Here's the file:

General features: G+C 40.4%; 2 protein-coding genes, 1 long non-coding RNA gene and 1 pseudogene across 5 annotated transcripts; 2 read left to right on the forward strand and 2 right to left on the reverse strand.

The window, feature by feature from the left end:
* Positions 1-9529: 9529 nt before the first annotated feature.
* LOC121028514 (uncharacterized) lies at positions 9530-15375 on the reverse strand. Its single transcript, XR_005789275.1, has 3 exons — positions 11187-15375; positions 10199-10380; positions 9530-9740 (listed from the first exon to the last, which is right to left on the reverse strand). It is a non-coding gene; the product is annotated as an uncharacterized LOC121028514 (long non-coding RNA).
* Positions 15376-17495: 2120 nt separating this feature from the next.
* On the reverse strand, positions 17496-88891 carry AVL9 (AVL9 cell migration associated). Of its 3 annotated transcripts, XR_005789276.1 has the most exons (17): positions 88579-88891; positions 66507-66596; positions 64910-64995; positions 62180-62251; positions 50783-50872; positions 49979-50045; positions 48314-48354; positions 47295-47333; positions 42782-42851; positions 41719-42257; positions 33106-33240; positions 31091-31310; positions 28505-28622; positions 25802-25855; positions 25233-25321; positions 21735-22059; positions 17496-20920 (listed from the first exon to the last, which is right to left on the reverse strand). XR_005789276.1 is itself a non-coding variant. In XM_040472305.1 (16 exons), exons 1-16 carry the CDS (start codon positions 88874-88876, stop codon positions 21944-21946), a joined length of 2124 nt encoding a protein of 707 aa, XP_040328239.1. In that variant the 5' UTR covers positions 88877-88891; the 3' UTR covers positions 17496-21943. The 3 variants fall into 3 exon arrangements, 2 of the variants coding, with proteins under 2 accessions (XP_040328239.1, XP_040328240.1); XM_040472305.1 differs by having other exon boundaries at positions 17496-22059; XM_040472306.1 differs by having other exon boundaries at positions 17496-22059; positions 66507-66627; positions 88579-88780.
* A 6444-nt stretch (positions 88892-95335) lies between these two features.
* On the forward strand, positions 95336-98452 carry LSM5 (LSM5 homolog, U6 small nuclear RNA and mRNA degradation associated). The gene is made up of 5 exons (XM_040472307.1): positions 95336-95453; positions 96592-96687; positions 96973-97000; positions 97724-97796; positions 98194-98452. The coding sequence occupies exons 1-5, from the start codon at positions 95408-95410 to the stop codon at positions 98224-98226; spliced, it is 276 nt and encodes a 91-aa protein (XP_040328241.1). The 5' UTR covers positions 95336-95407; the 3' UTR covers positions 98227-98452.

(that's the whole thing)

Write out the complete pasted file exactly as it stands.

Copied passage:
General features: G+C 40.4%; 2 protein-coding genes, 1 long non-coding RNA gene and 1 pseudogene across 5 annotated transcripts; 2 read left to right on the forward strand and 2 right to left on the reverse strand.

The window, feature by feature from the left end:
* Positions 1-9529: 9529 nt before the first annotated feature.
* LOC121028514 (uncharacterized) lies at positions 9530-15375 on the reverse strand. Its single transcript, XR_005789275.1, has 3 exons — positions 11187-15375; positions 10199-10380; positions 9530-9740 (listed from the first exon to the last, which is right to left on the reverse strand). It is a non-coding gene; the product is annotated as an uncharacterized LOC121028514 (long non-coding RNA).
* Positions 15376-17495: 2120 nt separating this feature from the next.
* On the reverse strand, positions 17496-88891 carry AVL9 (AVL9 cell migration associated). Of its 3 annotated transcripts, XR_005789276.1 has the most exons (17): positions 88579-88891; positions 66507-66596; positions 64910-64995; positions 62180-62251; positions 50783-50872; positions 49979-50045; positions 48314-48354; positions 47295-47333; positions 42782-42851; positions 41719-42257; positions 33106-33240; positions 31091-31310; positions 28505-28622; positions 25802-25855; positions 25233-25321; positions 21735-22059; positions 17496-20920 (listed from the first exon to the last, which is right to left on the reverse strand). XR_005789276.1 is itself a non-coding variant. In XM_040472305.1 (16 exons), exons 1-16 carry the CDS (start codon positions 88874-88876, stop codon positions 21944-21946), a joined length of 2124 nt encoding a protein of 707 aa, XP_040328239.1. In that variant the 5' UTR covers positions 88877-88891; the 3' UTR covers positions 17496-21943. The 3 variants fall into 3 exon arrangements, 2 of the variants coding, with proteins under 2 accessions (XP_040328239.1, XP_040328240.1); XM_040472305.1 differs by having other exon boundaries at positions 17496-22059; XM_040472306.1 differs by having other exon boundaries at positions 17496-22059; positions 66507-66627; positions 88579-88780.
* A 6444-nt stretch (positions 88892-95335) lies between these two features.
* On the forward strand, positions 95336-98452 carry LSM5 (LSM5 homolog, U6 small nuclear RNA and mRNA degradation associated). The gene is made up of 5 exons (XM_040472307.1): positions 95336-95453; positions 96592-96687; positions 96973-97000; positions 97724-97796; positions 98194-98452. The coding sequence occupies exons 1-5, from the start codon at positions 95408-95410 to the stop codon at positions 98224-98226; spliced, it is 276 nt and encodes a 91-aa protein (XP_040328241.1). The 5' UTR covers positions 95336-95407; the 3' UTR covers positions 98227-98452.